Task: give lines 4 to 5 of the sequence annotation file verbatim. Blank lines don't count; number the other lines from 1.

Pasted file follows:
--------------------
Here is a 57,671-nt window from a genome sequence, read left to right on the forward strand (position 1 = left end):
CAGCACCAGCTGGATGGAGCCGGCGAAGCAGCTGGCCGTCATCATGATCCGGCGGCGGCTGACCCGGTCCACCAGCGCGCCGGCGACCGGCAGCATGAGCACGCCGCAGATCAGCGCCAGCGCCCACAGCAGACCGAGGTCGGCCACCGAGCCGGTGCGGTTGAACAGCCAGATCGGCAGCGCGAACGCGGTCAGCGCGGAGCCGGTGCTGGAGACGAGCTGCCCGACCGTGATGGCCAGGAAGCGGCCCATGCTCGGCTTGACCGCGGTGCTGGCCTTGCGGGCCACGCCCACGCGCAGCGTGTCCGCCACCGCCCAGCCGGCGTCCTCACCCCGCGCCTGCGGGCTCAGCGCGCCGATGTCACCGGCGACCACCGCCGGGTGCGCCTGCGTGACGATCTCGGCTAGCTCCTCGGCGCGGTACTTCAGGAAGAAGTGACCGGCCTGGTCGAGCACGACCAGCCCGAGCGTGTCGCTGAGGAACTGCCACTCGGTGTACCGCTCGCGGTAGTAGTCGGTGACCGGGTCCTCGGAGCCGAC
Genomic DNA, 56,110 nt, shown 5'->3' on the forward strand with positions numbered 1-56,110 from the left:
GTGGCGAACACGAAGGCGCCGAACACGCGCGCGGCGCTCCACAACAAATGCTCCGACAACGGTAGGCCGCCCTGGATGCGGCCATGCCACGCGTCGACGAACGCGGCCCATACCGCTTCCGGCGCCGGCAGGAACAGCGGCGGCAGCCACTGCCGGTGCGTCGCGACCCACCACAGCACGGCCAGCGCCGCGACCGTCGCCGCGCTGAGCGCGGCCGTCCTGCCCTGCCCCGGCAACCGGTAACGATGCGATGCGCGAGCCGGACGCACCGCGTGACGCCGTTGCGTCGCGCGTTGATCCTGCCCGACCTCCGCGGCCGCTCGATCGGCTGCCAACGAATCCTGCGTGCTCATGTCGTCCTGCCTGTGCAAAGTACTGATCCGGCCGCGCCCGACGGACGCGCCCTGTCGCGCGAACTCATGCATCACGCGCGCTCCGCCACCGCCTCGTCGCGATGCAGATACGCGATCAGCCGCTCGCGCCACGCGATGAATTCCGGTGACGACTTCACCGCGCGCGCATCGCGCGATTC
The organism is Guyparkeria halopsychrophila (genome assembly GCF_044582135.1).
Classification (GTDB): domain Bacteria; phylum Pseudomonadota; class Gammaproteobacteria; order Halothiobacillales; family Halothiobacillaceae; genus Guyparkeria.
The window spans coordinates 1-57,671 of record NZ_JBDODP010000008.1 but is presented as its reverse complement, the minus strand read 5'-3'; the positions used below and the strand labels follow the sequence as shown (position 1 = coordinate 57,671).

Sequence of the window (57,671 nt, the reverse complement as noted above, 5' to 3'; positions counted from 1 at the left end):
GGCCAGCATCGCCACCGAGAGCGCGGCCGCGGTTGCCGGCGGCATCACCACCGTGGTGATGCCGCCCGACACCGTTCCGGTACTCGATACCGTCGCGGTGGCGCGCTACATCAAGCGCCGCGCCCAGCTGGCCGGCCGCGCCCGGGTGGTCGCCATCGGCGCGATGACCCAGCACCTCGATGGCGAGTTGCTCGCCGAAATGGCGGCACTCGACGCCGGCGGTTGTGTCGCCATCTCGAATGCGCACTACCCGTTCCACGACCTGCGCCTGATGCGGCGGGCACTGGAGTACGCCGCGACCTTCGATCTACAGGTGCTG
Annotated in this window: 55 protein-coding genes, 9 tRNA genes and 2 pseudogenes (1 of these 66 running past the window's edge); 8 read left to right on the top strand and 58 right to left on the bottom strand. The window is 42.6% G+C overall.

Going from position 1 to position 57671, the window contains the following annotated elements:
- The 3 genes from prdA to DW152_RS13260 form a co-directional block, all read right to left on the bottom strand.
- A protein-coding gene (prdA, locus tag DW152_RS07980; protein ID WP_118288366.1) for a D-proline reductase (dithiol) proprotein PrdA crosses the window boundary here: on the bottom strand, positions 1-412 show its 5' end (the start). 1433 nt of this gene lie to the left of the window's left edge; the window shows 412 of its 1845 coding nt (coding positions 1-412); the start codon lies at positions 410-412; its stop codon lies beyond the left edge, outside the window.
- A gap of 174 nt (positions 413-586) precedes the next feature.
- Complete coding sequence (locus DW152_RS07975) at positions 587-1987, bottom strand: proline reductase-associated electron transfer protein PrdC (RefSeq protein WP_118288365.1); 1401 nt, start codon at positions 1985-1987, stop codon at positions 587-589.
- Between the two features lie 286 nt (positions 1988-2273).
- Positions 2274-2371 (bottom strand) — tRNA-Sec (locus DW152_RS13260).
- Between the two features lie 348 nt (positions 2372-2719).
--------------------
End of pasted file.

GTGGCGAACACGAAGGCGCCGAACACGCGCGCGGCGCTCCACAACAAATGCTCCGACAACGGTAGGCCGCCCTGGATGCGGCCATGCCACGCGTCGACGAACGCGGCCCATACCGCTTCCGGCGCCGGCAGGAACAGCGGCGGCAGCCACTGCCGGTGCGTCGCGACCCACCACAGCACGGCCAGCGCCGCGACCGTCGCCGCGCTGAGCGCGGCCGTCCTGCCCTGCCCCGGCAACCGGTAACGATGCGATGCGCGAGCCGGACGCACCGCGTGACGCCGTTGCGTCGCGCGTTGATCCTGCCCGACCTCCGCGGCCGCTCGATCGGCTGCCAACGAATCCTGCGTGCTCATGTCGTCCTGCCTGTGCAAAGTACTGATCCGGCCGCGCCCGACGGACGCGCCCTGTCGCGCGAACTCATGCATCACGCGCGCTCCGCCACCGCCTCGTCGCGATGCAGATACGCGATCAGCCGCTCGCGCCACGCGATGAATTCCGGTGACGACTTCACCGCGCGCGCATCGCGCGATTC
The organism is Guyparkeria halopsychrophila (genome assembly GCF_044582135.1).